Sustenance may mean profits 4 Oil firms have a stake in a stable, healthy Somalia

January 18, 1993|By Los Angeles Times

MOGADISHU, Somalia -- Far beneath the surface of the tragic drama of Somalia, four major U.S. oil companies are sitting on a prospective fortune in exclusive concessions to explore and exploit tens of millions of acres of the Somali countryside.

That land, in the opinion of geologists and industry sources, could yield significant amounts of oil and natural gas if the U.S.-led military mission can restore peace to the impoverished NTC East African nation.

According to documents obtained by the Los Angeles Times, nearly two-thirds of Somalia was allocated to the American oil giants Conoco, Amoco, Chevron and Phillips in the final years before Somalia's pro-U.S. President Mohamed Siad Barre was overthrown and the nation plunged into chaos in January 1991.

Industry sources said the companies holding the rights to the most promising concessions are hoping that the Bush administration's decision to send U.S. troops to safeguard aid shipments to Somalia also will help protect their multimillion-dollar investments there.

Officially, the administration and the State Department insist that the U.S. military mission in Somalia is strictly humanitarian. Oil industry spokesmen dismissed as "absurd" and "nonsense" allegations by aid experts, veteran East Africa analysts and several prominent Somalis that President Bush, a former Texas oilman, was moved to act in Somalia at least in part by the U.S. corporate oil stake.

But corporate and scientific documents disclose that the American companies are well-positioned to pursue Somalia's most promising potential oil reserves the moment the nation is pacified. And the State Department and U.S. military officials acknowledge that one of those oil companies has done more than simply sit back and hope for peace.

Conoco Inc., the only major multinational corporation to maintain a functioning office in Mogadishu throughout the past two years of nationwide anarchy, has been directly involved in the U.S. government's role in the U.N.-sponsored humanitarian military effort.

Conoco, whose tireless exploration efforts in north-central Somalia reportedly had yielded the most encouraging prospects just before Siad Barre's fall, permitted its Mogadishu corporate compound to be transformed into a de facto American embassy a few days before the U.S. Marines landed in the capital, with Mr. Bush's special envoy using it as his temporary headquarters. In addition, the president of the company's subsidiary in Somalia won high official praise for serving as the government's volunteer "facilitator" during the months before and during the U.S. intervention.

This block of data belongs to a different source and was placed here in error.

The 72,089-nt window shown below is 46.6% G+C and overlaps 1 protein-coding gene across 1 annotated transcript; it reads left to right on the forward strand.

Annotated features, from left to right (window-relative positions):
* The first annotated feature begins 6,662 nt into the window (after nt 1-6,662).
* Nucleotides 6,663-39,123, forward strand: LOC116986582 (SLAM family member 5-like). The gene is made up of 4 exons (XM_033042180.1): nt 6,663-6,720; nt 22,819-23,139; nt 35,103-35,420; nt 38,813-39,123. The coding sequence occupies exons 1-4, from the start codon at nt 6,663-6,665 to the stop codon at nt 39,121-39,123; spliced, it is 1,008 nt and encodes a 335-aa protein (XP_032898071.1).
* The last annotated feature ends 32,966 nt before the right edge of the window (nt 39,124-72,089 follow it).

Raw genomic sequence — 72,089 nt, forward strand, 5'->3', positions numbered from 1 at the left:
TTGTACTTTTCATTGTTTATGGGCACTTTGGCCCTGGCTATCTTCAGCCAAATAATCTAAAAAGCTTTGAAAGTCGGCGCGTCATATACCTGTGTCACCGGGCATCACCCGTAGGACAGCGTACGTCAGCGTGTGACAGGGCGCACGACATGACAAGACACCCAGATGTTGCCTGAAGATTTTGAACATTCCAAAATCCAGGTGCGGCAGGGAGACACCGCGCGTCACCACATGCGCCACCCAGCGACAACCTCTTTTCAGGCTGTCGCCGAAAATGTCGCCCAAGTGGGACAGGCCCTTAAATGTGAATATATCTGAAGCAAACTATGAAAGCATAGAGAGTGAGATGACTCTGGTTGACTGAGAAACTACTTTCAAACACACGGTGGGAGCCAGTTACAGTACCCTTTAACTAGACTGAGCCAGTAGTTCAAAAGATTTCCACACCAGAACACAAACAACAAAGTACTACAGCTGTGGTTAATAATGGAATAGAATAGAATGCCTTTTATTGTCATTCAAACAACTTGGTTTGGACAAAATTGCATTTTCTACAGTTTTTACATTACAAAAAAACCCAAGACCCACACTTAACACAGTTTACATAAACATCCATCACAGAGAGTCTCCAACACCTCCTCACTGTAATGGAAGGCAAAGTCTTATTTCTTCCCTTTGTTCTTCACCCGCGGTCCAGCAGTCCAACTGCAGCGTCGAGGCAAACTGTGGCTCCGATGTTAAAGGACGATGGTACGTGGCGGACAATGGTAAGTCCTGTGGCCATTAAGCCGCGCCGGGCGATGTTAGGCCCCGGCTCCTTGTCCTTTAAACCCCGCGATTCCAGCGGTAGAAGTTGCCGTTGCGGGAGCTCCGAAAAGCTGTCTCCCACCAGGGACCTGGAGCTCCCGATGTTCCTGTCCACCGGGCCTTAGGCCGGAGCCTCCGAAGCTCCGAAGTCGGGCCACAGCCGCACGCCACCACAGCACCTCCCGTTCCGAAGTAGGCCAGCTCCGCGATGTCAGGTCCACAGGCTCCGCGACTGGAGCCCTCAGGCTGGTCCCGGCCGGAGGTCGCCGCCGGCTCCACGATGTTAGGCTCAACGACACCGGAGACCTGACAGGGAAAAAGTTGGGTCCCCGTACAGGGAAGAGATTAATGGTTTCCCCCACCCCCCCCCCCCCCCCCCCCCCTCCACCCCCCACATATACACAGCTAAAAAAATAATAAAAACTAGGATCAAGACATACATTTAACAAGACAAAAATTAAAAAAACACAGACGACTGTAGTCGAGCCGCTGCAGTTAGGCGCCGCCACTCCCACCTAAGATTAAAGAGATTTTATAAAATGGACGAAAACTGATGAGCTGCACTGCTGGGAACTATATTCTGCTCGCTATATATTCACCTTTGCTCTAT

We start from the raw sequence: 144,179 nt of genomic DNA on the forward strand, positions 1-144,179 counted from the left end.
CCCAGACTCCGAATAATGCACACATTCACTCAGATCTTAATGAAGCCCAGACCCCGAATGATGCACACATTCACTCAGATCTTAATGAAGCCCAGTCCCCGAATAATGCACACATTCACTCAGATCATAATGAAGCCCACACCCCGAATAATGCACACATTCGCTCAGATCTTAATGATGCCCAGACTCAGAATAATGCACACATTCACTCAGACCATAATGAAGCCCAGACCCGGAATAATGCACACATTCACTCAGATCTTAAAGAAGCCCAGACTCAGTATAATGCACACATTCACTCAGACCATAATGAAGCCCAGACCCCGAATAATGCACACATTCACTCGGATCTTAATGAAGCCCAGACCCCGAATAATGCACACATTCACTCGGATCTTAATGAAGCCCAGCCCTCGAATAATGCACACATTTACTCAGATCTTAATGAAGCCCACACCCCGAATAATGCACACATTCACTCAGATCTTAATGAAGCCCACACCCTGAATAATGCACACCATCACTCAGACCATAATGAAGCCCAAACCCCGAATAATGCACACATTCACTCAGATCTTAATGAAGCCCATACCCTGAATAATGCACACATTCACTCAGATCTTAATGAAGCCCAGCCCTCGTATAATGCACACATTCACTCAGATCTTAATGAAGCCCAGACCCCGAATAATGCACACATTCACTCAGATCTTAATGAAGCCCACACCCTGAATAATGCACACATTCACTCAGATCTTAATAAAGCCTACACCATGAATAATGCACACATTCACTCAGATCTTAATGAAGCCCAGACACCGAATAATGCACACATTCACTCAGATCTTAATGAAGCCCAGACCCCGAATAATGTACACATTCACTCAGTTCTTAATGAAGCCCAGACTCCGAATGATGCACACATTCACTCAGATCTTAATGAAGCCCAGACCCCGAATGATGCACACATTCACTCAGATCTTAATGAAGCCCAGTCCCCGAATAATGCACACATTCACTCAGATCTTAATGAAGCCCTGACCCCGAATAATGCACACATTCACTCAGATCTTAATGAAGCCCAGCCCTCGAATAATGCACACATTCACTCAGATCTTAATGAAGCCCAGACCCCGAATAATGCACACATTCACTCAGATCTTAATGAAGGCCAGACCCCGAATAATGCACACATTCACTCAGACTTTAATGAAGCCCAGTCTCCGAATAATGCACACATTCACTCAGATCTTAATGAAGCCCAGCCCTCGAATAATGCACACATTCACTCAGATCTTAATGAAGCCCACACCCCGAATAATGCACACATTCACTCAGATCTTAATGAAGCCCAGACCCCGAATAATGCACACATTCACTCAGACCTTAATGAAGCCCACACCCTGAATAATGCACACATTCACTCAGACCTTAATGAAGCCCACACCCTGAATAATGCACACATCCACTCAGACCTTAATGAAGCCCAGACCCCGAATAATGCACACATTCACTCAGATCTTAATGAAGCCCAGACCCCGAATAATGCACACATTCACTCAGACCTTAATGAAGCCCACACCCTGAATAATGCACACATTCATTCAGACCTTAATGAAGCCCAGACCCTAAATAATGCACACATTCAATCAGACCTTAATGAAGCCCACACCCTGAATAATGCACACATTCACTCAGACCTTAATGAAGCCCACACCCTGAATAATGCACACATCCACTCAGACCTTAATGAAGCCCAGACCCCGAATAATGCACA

Describing the arrangement as "a business relationship," John Geybauer, spokesman for Conoco Oil in Houston, said the company was acting as "a good corporate citizen and neighbor" in granting the U.S. government's request to be allowed to rent the compound.

But the close relationship between Conoco and the U.S. intervention force has left many Somalis and foreign development experts deeply troubled by the blurred line between the U.S. government and the large oil company, leading many to liken the Somalia operation to a miniature version of Operation Desert Storm, the U.S.-led military effort in January 1991 to drive Iraq from Kuwait and, more broadly, safeguard the world's largest oil reserves.

Although most oil experts outside Somalia laugh at the suggestion that the nation ever could rank among the world's major oil producers -- no one doubts that there is oil in Somalia. The only question: How much?

"It's there. There's no doubt there's oil there," said Thomas E. O'Connor, the principal petroleum engineer for the World Bank who headed an in-depth, three-year study of oil prospects in the Gulf of Aden off Somalia's northern coast.

The companies' interest in Somalia clearly pre-dated the World Bank study. It was grounded in the findings of another, highly successful exploration effort by the Texas-based Hunt Oil Corp. across the Gulf of Aden in Yemen.

Hunt's Yemeni operation, which is now yielding nearly 200,000 barrels of oil a day, and their implications for the entire region were not lost on then-Vice President Bush. In fact, Mr. Bush witnessed it first-hand in April 1986, when he officially dedicated Hunt's new $18 million refinery near the ancient Yemeni town of Marib. In remarks during the event, Mr. Bush emphasized the critical value of supporting U.S. corporate efforts to develop and safeguard potential oil reserves in the region.

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